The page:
Get on the bus for ERA ratification

By Susan Laume:

Supporters of the Equal Rights Amendment are sponsoring a 10-day bus tour across Virginia to urge legislators to make Virginia the 38th and final state necessary to achieve ratification. The bus stopped in several locations in Fairfax County on Veterans’ Day, Nov. 11, after visiting Richmond, and continued on to Fredericksburg.

The bus tour is run by VAratifyERA, a non-partisan, single issue campaign focused on this issue.  In Fairfax County, the third day of the tour, the bus stopped at George Mason University, Clifton, Falls Church and Fairfax.

At the Clifton stop, state Sen. George Barker (D-39) and his wife Jane were on the bus. Sen. Barker first introduced the ERA in the state legislature in 2012 and has been a strong supporter ever since. Mrs. Barker is co-chair of the Democratic Women of Clifton and Northern Virginia, and a leader in the bi-partisan effort to build a memorial to suffragists near the former Lorton Reformatory location where many suffragists were imprisoned.

Also on the bus were state Delegates Jennifer Carroll Foy (D-2), Hala Ayala (D-51) and Kaye Kory (D-38).

From The Blue View

Long-term NoVa immigrants in TPS program face expulsion

By Brad Swanson:

Organized labor and allies rallied Saturday morning against Trump Administration plans to deport an estimated 20,000 protected status immigrants from northern Virginia.

“This is a cruel and vicious attack on families,” said Virginia Diamond, president of the Northern Virginia AFL-CIO. Many of these immigrants have been in the USA for a generation and have sunk deep roots into their communities, she pointed out.

Nationwide, the federal government plans to withdraw Temporary Protected Status (TPS) covering 400,000 immigrants from El Salvador, Haiti and Honduras in 2019 and 2020.

TPS was originally granted because of political turmoil and elevated violence levels in home countries but supporters say that after many years of living in America, TPS holders have become American in all but name – homeowners, job holders, valuable members of their communities. Moreover, 300,000 children, all US citizens, have been born to these families and raised in this country. Their fate if their parents are forced to leave is in question.

After hearing speeches outside the Northern Virginia Labor Federation office in Annandale on Saturday morning, rally participants dispersed to canvass for Jennifer Wexton, a Democratic state senator who is in a tight race against incumbent Barbara Comstock as representative for the 10th Congressional district – the second biggest region for protected status immigrants, after Long Island, New York.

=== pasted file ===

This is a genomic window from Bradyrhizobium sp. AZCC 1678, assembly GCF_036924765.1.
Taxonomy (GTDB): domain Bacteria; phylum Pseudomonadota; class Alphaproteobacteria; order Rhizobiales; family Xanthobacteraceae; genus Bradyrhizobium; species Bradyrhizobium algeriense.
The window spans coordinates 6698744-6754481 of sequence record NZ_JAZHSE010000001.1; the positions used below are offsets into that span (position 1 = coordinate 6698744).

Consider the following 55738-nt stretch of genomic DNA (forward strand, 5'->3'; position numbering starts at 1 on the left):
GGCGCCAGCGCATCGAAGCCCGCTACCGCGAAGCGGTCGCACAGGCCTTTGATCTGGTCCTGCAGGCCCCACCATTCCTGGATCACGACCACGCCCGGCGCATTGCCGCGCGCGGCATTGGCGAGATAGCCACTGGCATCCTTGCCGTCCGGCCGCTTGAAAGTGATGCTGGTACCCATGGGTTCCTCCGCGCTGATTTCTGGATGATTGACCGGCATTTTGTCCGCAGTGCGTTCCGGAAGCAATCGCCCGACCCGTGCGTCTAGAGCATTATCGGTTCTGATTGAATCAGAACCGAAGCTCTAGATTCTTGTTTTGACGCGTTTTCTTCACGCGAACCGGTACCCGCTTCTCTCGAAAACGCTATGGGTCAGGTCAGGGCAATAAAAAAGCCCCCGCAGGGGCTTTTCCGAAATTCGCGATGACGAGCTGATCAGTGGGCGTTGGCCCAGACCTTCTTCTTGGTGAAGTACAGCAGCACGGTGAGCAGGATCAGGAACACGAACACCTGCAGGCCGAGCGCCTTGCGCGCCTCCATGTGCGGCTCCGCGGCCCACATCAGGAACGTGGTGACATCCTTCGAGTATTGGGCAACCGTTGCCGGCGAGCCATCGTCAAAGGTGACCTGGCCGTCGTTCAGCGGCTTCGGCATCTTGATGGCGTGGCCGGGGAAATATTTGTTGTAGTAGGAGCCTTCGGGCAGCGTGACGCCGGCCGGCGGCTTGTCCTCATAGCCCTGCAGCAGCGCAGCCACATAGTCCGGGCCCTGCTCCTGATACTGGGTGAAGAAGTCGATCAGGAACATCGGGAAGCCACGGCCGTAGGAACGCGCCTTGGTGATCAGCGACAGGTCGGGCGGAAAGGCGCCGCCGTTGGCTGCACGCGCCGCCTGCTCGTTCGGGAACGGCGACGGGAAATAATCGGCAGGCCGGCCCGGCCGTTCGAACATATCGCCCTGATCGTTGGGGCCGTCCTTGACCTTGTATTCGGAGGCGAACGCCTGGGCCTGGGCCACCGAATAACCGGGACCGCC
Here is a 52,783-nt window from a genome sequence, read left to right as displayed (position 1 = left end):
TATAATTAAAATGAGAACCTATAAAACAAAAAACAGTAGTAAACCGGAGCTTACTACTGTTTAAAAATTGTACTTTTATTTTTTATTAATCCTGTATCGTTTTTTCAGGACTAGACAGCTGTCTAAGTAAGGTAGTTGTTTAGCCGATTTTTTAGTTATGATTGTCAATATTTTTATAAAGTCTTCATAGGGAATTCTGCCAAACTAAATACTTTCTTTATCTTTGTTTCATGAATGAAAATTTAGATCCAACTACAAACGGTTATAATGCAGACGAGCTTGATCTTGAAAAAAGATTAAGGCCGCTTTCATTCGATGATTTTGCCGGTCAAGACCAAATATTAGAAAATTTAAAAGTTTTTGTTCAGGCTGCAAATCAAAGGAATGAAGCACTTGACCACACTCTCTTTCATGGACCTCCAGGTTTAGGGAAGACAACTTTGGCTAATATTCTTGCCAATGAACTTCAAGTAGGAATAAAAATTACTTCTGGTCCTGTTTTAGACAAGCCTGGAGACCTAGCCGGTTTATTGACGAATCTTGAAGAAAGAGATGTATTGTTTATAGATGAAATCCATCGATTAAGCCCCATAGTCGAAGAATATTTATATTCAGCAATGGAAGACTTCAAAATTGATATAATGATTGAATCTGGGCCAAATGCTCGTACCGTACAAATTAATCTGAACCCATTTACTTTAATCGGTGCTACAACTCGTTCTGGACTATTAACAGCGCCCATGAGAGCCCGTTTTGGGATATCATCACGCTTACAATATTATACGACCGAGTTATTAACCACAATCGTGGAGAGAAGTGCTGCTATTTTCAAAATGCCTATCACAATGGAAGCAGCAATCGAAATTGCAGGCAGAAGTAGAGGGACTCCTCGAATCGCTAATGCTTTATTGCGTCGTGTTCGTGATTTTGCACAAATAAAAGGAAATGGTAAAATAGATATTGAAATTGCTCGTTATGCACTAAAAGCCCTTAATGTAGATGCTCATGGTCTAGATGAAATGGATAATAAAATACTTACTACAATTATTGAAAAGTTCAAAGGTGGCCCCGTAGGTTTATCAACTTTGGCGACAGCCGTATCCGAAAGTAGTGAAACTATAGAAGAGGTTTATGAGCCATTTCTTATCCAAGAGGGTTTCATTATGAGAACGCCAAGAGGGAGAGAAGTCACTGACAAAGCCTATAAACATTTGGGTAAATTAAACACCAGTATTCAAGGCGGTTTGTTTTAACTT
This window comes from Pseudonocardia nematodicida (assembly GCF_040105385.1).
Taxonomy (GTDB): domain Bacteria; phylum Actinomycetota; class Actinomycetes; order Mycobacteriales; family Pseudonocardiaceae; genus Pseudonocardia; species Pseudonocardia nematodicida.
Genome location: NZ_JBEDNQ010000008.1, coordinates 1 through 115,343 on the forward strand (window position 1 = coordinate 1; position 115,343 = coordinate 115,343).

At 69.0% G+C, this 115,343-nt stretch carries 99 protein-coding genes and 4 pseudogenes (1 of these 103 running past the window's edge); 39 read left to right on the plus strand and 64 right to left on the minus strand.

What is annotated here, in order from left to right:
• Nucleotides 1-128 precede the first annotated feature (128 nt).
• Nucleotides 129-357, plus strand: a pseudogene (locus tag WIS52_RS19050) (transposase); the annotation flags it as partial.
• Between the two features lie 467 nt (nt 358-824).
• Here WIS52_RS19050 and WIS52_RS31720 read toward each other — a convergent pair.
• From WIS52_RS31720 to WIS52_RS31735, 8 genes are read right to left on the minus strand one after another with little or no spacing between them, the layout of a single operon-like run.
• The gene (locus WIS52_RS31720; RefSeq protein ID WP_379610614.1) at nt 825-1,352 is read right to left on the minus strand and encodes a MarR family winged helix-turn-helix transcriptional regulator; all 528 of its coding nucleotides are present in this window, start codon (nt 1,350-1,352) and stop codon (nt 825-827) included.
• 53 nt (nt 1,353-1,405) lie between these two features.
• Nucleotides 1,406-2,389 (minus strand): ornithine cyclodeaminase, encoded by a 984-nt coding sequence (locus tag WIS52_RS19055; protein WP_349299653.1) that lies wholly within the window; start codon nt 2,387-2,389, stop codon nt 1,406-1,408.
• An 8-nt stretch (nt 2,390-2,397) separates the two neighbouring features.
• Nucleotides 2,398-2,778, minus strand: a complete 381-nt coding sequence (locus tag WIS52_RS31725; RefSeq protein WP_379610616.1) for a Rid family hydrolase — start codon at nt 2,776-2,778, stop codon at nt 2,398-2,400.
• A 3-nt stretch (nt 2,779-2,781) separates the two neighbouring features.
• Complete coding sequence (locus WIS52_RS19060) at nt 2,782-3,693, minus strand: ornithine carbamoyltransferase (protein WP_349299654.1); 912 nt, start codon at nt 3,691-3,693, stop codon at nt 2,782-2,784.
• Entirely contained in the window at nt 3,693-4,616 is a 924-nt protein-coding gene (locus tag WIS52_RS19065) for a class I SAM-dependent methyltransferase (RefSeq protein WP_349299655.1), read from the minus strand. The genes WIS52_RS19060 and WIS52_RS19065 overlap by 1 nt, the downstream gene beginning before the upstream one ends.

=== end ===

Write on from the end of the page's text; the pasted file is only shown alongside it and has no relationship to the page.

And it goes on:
“Comstock has been silent on the [TPS] program,” commented Jaime Contreras, vice-president of Service Employees International Union 32BJ. “Wexton has been a supporter of labor in Richmond.”

More in The Blue View

Virginia could be the 38th state to ratify the Equal Rights Amendment

Virginia’s vote could be the last state vote needed to allow the United States Congress to ratify the Equal Rights Amendment (ERA), which would become the 22nd Amendment to the Constitution.

Alice Paul / Historical Photo

VAratifyERA Sunday — Women’s Equality Day — kicked off a campaign to press Virginia lawmakers to approve the amendment in January by holding screenings around Virginia of “Iron Jawed Angels.” The film stars Hilary Swank as Alice Paul, the suffragist who first drafted the ERA.

Women’s Equality Day, Aug. 26, commemorates passing the 19th Amendment in 1920, prohibiting state and federal governments from denying the right to vote to citizens of the United States on the basis of sex after a fight for women’s rights that began in the mid-1800’s.

The proposed ERA seeks to further expand equal legal rights guarantees for all American citizens regardless of sex.

Voting rights were a significant victory for women in 1918. Suffragists endured unthinkable treatment during the quest. Drawing little public interest when picketing began in January 1917; by April, as World War I started, the public became outraged at suffragists’ criticism of President Woodrow Wilson’s “hypocrisy” in calling for Democracy in Europe.

Suffragists suffered multiple incarcerations, increasing fines; even the torture of force feeding following hunger strikes, and eventually beatings, choking, and kicking by prison guards during the infamous “Night of Terror” on Nov. 14, 1917, at the Occoquan Workhouse.

Finally, public sympathy and shock over such treatment, for merely picketing, led to their release two weeks later. In January 1918, President Wilson came out in favor of the 19thamendment.

It had taken 72 years for women to get the vote, but women have yet to be recognized as having equal rights, beyond voting, under law in the United States Constitution.

From The Blue View

Fairfax Democrats prepare to challenge themselves on race

By Sean Perryman:

Following the election of Donald Trump, the Democratic Party at both the local and national level continues to grapple with race and the role it should or shouldn’t play in its platform and organizing.

In that vein, on September 12th, the Fairfax County Democratic Committee (FCDC) will hold a Racial Equity Workshop for its membership. The workshop is designed to give members a greater understanding of structural racism and its impact on day-to-day interactions.

Essential to any understanding of race is an examination of racism. The construct of race after all was conceived to justify maltreatment of people of color. But it does not end there.

So, what is racism?